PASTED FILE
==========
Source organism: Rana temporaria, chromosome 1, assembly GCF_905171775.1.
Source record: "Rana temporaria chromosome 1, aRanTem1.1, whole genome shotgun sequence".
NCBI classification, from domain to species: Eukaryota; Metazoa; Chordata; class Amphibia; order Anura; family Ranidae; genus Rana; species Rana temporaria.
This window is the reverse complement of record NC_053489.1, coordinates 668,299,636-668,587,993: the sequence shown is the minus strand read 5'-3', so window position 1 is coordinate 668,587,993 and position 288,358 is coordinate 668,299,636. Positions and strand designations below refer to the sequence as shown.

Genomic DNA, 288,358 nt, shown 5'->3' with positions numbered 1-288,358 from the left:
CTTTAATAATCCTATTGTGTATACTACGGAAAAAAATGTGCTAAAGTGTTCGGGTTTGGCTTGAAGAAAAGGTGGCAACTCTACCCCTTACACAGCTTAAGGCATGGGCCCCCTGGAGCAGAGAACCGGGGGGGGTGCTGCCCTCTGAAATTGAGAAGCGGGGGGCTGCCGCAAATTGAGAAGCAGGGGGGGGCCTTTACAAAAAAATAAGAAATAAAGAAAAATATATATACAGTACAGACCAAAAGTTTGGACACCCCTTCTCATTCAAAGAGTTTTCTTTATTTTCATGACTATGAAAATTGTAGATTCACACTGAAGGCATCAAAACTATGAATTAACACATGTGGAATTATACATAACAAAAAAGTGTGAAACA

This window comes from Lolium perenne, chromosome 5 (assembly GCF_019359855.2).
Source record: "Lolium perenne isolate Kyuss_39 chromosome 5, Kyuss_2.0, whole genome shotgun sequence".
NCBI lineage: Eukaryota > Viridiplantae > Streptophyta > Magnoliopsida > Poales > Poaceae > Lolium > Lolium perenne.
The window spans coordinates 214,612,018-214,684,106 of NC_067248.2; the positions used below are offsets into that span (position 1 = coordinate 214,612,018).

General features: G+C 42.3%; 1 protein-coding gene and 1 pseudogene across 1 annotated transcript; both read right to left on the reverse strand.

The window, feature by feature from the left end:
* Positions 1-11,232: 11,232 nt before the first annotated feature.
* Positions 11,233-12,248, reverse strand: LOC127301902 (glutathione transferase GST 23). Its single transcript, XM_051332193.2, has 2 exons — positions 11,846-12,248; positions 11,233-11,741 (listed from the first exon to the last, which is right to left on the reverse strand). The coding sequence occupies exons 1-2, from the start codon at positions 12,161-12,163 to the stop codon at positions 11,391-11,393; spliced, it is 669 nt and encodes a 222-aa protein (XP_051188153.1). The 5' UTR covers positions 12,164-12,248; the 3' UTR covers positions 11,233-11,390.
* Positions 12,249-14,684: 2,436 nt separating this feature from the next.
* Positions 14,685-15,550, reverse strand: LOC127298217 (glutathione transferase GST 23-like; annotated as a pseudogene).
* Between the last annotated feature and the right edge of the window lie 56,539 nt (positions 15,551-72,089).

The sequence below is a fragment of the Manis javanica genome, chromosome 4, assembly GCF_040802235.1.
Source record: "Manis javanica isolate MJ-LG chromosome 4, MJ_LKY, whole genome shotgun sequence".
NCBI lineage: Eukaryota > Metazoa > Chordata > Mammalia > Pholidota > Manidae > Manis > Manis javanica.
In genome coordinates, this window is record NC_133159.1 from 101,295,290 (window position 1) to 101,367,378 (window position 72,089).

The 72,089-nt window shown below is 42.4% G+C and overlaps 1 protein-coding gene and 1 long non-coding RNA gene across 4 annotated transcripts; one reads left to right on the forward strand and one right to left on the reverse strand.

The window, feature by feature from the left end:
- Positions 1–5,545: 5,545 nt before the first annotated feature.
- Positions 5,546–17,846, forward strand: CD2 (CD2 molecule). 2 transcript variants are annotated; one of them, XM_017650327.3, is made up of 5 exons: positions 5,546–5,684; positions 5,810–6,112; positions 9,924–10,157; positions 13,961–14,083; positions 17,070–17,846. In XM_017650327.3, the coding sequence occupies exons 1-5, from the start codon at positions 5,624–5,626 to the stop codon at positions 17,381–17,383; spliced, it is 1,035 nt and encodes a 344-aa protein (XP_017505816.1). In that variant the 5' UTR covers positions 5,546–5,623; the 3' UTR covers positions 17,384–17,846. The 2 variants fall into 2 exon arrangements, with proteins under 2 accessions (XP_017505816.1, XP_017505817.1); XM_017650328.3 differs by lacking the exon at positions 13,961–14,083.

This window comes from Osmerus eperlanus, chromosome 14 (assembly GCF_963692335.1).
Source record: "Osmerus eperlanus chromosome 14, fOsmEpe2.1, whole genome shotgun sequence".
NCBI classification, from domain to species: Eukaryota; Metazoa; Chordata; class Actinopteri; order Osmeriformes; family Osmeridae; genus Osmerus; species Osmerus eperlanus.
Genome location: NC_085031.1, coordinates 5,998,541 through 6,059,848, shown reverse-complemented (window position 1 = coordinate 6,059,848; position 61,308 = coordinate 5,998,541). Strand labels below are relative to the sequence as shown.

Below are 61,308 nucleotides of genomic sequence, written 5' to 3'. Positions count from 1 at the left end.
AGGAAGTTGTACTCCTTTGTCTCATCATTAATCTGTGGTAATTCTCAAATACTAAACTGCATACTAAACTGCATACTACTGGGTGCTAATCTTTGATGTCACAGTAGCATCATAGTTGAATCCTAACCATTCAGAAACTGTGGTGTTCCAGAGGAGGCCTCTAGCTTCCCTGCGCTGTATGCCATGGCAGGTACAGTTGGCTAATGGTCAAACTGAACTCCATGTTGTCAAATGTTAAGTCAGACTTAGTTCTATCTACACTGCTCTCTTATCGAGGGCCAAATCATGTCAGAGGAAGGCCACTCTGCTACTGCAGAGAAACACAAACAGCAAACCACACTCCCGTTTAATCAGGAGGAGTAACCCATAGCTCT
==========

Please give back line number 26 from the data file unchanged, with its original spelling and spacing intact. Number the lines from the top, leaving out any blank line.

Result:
This window comes from Osmerus eperlanus, chromosome 14 (assembly GCF_963692335.1).